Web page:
Pause

Sometimes something happens that stops you in your tracks. Pulls you up short. Makes you look around.

Yesterday I was just getting ready to pick up Elder from summer camp, thinking what to make for tea, worrying about today’s meetings. Then I got one of ‘those’ calls. A member of my family is very ill, probably not getting better ill. I can’t say more because they aren’t party to this blog and have a right to privacy. But oh, it knocks the wind out of you. I’ve been here before, twice. I hate this particular waiting room. I know it’s peeling posters and cracked walls.

Looking back over the last few blog entries I may seem to be a bit (a bit?!) frivolous but I’m trying to live in the moment. Parkinsons brought me up short, as did my previous visits to the waiting room. Yesterday’s news reconfirms this – we have to grab what life we have and squeeze it dry. In the meantime could someone please have a word with Management to at least change the magazines in here?

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6 Comments Add yours

  1. So sorry to hear your bad news.
    I’ve been there, too. Having a life-threatening illness certainly brings you up short, almost in a good way. Life never seems so vibrant and exhilarating as when you’re faced with loss or change.
    You’re so right to squeeze every bit out of life. I’m annoyed with myself that I’ve already forgotten to do just that, until I read your post. Why, so soon after being in the ‘waiting room’, do we forget? Minutes after thinking ‘I’ll never take life for granted again’ we seem to be back whittling about petty, mundane things.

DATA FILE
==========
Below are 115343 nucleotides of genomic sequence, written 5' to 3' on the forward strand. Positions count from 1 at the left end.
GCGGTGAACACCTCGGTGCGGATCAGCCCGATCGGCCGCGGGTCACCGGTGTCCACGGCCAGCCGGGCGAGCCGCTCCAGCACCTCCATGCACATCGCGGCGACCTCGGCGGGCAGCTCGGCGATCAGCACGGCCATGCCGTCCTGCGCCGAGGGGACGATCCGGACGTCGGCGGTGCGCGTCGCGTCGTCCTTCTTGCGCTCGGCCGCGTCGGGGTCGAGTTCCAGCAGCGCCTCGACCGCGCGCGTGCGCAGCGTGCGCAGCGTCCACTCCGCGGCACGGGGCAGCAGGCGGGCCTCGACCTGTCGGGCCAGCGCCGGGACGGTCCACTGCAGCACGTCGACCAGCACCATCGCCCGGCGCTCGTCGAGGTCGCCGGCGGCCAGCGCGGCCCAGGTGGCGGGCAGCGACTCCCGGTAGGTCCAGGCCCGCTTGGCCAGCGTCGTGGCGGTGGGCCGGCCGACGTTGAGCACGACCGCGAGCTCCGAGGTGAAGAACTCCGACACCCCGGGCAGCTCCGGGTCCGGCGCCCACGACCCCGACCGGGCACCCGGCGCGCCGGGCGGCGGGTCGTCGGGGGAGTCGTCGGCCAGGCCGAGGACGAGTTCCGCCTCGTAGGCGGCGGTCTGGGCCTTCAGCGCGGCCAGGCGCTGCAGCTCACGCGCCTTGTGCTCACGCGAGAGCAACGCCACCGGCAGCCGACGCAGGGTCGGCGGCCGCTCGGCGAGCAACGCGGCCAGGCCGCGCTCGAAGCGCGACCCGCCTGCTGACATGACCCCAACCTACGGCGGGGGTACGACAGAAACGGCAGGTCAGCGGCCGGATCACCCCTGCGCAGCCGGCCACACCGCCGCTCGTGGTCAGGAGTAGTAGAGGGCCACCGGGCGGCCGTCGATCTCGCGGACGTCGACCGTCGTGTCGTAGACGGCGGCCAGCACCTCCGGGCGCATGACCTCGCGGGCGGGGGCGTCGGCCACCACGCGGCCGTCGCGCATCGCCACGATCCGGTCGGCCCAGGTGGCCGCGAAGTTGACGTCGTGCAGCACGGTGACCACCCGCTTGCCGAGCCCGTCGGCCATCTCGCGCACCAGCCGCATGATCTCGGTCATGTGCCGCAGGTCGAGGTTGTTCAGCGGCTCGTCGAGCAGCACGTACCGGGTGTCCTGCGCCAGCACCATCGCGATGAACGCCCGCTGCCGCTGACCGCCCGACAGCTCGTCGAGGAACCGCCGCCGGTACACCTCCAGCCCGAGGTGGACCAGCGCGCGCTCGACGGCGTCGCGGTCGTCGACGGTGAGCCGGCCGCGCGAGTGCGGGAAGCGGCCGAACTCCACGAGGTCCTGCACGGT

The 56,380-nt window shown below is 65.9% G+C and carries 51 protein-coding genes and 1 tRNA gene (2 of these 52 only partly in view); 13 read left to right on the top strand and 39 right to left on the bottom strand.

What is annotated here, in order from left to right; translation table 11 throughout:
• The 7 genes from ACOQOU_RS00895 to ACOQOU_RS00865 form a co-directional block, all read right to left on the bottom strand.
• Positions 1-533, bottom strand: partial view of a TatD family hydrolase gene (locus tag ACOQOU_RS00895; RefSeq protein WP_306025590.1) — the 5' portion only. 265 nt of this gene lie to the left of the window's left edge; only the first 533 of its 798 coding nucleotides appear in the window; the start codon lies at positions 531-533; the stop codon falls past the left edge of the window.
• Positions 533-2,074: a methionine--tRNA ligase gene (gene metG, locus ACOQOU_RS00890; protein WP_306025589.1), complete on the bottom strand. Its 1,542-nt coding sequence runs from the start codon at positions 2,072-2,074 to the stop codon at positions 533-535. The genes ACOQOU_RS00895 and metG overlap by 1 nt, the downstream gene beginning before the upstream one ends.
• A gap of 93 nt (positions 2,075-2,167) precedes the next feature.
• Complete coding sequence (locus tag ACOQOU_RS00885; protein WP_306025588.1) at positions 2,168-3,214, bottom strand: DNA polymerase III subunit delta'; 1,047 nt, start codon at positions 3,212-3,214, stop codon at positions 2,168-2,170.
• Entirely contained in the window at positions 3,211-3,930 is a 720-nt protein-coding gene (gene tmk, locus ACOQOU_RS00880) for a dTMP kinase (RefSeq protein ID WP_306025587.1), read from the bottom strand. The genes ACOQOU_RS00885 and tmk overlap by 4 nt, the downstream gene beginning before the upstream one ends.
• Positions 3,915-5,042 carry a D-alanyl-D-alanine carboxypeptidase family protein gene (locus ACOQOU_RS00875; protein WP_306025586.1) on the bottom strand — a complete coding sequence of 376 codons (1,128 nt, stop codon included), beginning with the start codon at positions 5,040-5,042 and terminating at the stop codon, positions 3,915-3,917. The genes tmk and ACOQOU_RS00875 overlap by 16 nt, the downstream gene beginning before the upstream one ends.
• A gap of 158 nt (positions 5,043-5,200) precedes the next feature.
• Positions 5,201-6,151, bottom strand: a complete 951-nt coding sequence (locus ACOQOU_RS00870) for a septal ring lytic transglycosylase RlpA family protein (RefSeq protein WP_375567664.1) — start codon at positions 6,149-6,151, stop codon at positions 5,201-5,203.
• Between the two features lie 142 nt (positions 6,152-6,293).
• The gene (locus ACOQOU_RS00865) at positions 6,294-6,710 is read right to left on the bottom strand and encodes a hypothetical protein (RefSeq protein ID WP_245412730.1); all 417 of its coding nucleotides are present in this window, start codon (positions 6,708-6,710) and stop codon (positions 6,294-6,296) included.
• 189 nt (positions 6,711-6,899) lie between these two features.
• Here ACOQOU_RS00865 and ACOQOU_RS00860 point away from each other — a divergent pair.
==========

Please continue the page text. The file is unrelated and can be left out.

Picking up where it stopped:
Thank you for reminding me, and wishing you all the best.

    1. quarkee says:

      I was worried it was a bit ‘me, me, me’ but I can’t do anything to help out and so thoughts turn inwards. Glad you’re ok now High, go out there and squeeze away!!

  2. dillytante says:

    Very eloquent post. Sorry you are faced with this. I think your sentiments are very worthy but I wouldn’t beat yourself up about ‘sweating the small stuff’. I read a good book recently called ‘Smile or Die’ about the myths behind positive thinking. One of it’s points was that people who have suffered from illnesses such as cancer are expected to take this benevolent grateful for life attitude and not to get hacked off because their train is late or Tesco’s didn’t deliver their wine. Well, I think that is all the more reason to be hacked off. No wine and a serious illness? Sod not sweating the small stuff, the world owes you a break!

    1. quarkee says:

      John Diamond said the same in ‘C’ -you’re almost considered a failure if you DON’T smile your way through. Hooray for a bit of realistic anger I say. It’s a great motivator. Thanks Dilly.

  3. Good point, Dillytante. Yes, who needs ANOTHER thing to feel guilty about! Don’t want to add slippage of positivity to an ever-lengthening list.

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